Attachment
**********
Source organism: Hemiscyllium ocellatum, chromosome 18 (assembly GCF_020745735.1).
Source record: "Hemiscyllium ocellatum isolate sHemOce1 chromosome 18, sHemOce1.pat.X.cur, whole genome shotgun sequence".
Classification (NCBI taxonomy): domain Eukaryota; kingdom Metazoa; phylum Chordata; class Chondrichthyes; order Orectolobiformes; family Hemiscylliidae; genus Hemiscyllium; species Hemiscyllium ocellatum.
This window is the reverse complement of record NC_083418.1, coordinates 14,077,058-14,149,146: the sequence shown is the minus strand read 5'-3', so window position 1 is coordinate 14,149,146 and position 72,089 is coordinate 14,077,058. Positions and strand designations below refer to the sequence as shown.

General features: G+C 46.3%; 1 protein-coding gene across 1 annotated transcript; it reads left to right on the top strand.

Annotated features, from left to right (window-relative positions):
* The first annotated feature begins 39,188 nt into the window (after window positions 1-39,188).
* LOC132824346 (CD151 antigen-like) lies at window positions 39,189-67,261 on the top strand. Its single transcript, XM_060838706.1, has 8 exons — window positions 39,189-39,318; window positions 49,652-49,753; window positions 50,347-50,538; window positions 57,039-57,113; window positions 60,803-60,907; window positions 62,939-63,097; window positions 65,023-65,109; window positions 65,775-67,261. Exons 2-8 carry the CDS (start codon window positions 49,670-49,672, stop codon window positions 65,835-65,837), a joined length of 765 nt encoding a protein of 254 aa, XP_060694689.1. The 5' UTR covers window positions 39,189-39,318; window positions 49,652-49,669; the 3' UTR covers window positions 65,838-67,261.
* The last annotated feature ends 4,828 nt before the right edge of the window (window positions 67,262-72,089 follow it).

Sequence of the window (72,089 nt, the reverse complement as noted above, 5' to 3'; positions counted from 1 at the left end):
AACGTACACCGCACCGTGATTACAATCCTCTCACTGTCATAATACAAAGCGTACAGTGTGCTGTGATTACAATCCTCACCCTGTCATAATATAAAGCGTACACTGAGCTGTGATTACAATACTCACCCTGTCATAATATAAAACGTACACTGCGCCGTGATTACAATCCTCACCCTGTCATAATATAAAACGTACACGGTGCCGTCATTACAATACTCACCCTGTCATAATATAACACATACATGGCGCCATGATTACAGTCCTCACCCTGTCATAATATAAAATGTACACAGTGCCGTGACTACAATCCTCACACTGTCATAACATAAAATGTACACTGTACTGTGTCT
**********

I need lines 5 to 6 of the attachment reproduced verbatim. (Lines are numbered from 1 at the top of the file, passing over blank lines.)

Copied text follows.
General features: G+C 46.3%; 1 protein-coding gene across 1 annotated transcript; it reads left to right on the top strand.

Annotated features, from left to right (window-relative positions):